Rosenberg: It always has.
Bharara: It always has. And my sense is there are enough good, strong willed, institutionalist people at all these places, including at the FBI, that they have limits. And I think sometimes it’s clear the president understands that there are people who have those limits. But he tests those limits and you know, if there is more time and there’s more change of personnel and where there’s another term, you know what has been wrong in two years can become something much worse in the course of six years.
Rosenberg: You know I think I share both your concern and your optimism. The system has held against all sorts of threats and challenges for hundreds of years. It’s hard for me to imagine, maybe this is just my confirmation bias, it crumbling in one term of one president.
Bharara: I hope that that’s true. You can’t normalize some of this conduct and when the President of the United States says, even flippantly, you know maybe we should get rid of the judges. That’s a crazy comment. He’s not able to get rid of the judges. When he says you know, we should change the libel laws. Well, that’s not an easy thing to do. You know some things are empty threats, but it does suggest what the president would do if he had his druthers. Now there may be there’s these bulwarks against it and he can’t do what President Erdogan has been able to do in Turkey, you know, with the stroke of a pen. But man, he gets right up to the edge. And then he’s able to say through spokespeople, when he says astonishing things that cause, I think, reasonable people like you, to be concerned about the rule of law, he said well those were just jokes.
Rosenberg: I was kidding.
Bharara: I was kidding.
Rosenberg: In fact that’s what he said when he condoned, in my view, police violence, telling officers they shouldn’t be so kind or gentle when helping defendants, suspects into police cars. Why would we protect their heads? And then he said he was just joking.
Bharara: He or someone else says they’re just joking when the backlash happens, and it happened more recently in the last couple of weeks. Again, I’m skeptical of news reports also and I tend not to comment on them until there’s been some matching of the story by some other news outlet, which I think is important.
Rosenberg: I think that’s wise.
Bharara: But he reportedly said to the head of Customs Border Protection, shut off the border and if you have legal trouble don’t worry about it, I’ll just pardon you. Whether it’s a joke or not, there’s a friend of mine often says, there’s no such thing as a full joke.
Rosenberg: Right. It could be that I don’t really care whether or not you break the law. Whether or not I actually pardon you as a whole separate matter.
Bharara: Yeah, but it is in my mind. But like, you know what, I got your back because I’m autocratic. He’s always riled up about these blockages, you know, to him doing what he wants to do. Whether it’s building a wall, whether it’s diverting money from one place to another, whether it’s banning all Muslims from coming into the country, whether it’s immediately removing anyone who’s transgender from the military, all these things. He’s frustrated because he has, I think in the positive way, you could say he has the inclinations of you know a family held business CEO but on other hand a maybe aspirational despotic tendency. Those things are not necessarily too far apart from each other but usually the first type doesn’t become the President of the United States.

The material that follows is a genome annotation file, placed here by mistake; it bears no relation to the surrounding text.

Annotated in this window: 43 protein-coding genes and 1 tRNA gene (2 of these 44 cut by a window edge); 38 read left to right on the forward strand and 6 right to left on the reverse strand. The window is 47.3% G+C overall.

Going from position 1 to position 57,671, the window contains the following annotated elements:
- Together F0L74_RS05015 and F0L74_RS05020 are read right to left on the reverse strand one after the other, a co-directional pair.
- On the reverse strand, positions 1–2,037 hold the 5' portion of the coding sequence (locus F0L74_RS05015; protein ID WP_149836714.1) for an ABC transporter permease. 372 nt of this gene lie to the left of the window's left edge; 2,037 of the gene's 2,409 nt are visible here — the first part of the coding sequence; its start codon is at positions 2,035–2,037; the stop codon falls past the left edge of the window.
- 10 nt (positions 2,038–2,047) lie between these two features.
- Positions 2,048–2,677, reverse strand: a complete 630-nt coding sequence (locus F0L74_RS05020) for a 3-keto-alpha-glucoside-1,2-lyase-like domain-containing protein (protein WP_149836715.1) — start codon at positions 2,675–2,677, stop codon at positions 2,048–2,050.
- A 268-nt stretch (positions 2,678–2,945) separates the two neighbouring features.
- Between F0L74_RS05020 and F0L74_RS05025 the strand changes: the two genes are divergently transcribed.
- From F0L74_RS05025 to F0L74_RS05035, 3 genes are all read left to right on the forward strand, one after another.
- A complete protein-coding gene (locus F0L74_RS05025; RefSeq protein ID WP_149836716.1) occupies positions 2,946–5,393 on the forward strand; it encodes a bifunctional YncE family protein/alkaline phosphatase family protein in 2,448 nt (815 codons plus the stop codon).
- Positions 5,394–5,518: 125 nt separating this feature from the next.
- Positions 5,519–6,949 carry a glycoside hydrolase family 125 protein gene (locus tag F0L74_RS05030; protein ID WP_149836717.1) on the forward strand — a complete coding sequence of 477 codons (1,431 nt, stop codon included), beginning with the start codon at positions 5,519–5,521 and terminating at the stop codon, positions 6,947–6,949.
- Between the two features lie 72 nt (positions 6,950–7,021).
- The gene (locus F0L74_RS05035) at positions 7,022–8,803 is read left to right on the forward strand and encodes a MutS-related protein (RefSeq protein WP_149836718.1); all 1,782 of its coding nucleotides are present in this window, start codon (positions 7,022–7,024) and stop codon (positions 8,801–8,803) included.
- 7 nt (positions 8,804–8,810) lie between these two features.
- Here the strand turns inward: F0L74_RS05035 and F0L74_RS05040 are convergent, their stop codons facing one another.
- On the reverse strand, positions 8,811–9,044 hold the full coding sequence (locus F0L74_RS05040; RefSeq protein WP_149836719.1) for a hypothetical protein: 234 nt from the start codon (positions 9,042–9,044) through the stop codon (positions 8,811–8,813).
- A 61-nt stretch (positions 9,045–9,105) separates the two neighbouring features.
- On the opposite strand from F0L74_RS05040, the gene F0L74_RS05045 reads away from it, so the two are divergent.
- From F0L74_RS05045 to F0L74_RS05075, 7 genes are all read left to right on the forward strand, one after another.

Rosenberg: And they’re not mutually exclusive.
Bharara: They’re not.
Rosenberg: At least historically pardons and commutations were an act of presidential mercy and compassion. They were not a way to project power into the policymaking sphere.
Bharara: Or to cause, you know, the base to be appeased which I think was done in the case of Dinesh D’Souza.
Rosenberg: Let me shift gears with you a little bit. You have a remarkable highly credentialed academic background Harvard and Columbia Law School. Many people who travel that path can make lots and lots of money in private practice and do it relatively quickly and you chose a different one. When did you figure out you wanted to be a federal prosecutor and how did that happen to you?
Bharara: Pretty early. I was in private practice for a few years because as you know many U.S. attorneys offices including the ones in New York will not hire you out of law school or out of a clerkship. So I worked for a while until I got my application to be I think as strong as I could possibly make it to apply to SDNY and got in.
Rosenberg: But did you know when you were in law school that this is what you wanted to do?
Bharara: Yeah, a hundred percent. I mean I think I knew before, I think I knew I wanted to become a lawyer at some point in… do they call it middle school now? We used to call it junior high, showing my age a little bit, from things I read. But when I was in law school, what really clinched it for me, I took a course in trial practice and referred to it in the book, with then Judge Michael B. Mukasey who later became the Attorney General and another person who was an AUSA the time Dan Nardello who now runs an investigative agency, and was given a nice plug right there you’re welcome Dan, and it was the most exhilarating class I took in of law school. And I will tell a secret and that is that I didn’t always go to class, but the one class I went to every every single one was trial practice. And the idea of, not just a regular member of the faculty, but a sitting federal district court judge and a sitting Assistant United States attorney critiquing your opening statements and your summations and your cross examinations and going through every phase of the trial. Man, that got the blood going and I thought well how could I do anything but this?